Sunday, March 31, 2019

New-born thimbleberry wasps

A month ago, I collected a few thimbleberry galls, brought them home, and split one apart to look at the larvae hidden inside. (Story, here.) I stashed them afterwards in a plastic container and set them aside in a cool spot.

This week, I opened the container. And several tiny wasps have burrowed their way out.

The larvae as they were a month ago.

Another one of the galls, this week, with exit holes.

And one of the newly-emerged wasps, Diastrophus kincaidii. About 2.5 mm long.

Another one, bent over, showing off her wings.

Wasp # 3. Wasps have that tiny waist; it seems strange that it can support the weight of the heavy abdomen.

I just checked again. There were three galls, all on the small side. And now there are a dozen new wasps, freshly emerged. I left the lid off; I don't know where they'll go, since I have no thimbleberry canes nearby. Maybe they'll find an alternate host in the raspberries.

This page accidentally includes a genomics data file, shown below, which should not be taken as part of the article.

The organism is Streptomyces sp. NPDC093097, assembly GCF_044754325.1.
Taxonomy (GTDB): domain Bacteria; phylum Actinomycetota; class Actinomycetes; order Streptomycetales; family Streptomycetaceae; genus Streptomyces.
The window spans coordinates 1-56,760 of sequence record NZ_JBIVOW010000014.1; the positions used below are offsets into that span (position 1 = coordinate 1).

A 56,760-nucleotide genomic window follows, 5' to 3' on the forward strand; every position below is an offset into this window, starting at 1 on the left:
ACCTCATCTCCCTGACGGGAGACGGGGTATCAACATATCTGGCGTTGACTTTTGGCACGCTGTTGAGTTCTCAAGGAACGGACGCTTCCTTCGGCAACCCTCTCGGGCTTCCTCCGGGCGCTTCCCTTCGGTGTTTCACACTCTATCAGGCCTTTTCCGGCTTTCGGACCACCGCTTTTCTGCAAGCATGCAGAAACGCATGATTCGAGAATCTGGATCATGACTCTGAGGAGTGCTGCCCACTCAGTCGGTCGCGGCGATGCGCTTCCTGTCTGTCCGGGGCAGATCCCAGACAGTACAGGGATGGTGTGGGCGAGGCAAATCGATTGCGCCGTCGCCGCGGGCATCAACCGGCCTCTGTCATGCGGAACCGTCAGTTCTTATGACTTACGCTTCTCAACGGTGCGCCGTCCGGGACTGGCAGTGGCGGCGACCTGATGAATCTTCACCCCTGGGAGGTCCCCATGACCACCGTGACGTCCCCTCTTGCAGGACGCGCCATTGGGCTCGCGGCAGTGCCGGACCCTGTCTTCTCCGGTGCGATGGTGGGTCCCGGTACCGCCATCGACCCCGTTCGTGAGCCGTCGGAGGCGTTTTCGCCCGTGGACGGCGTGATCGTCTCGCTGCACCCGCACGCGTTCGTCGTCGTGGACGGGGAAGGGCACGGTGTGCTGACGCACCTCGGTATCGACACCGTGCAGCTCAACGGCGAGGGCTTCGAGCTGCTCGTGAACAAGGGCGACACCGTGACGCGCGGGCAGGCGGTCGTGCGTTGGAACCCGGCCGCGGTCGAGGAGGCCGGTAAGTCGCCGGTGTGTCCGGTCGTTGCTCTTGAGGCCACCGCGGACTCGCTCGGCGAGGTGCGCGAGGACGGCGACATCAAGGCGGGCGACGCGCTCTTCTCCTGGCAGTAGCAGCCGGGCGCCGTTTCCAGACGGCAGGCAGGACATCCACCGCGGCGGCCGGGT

1. Great stuff. I love raising things to aduthood; the development process can be facinating to document. I currently have a large beetle larva that seems in no hurry to pupate.

    1. I've got a couple of larvae, unidentified, too. They're stashed outside in a corner about the same micro-climate as where I found them. The days are warming up now, so I've brought them inside to my cool corner.

  2. We have thimbleberries all over the logging roads here. My mason bees are starting to emerge. I saw one yesterday resting outside of his hole before he flew off. My hotels are all ready to go for the females to emerge. - Margy


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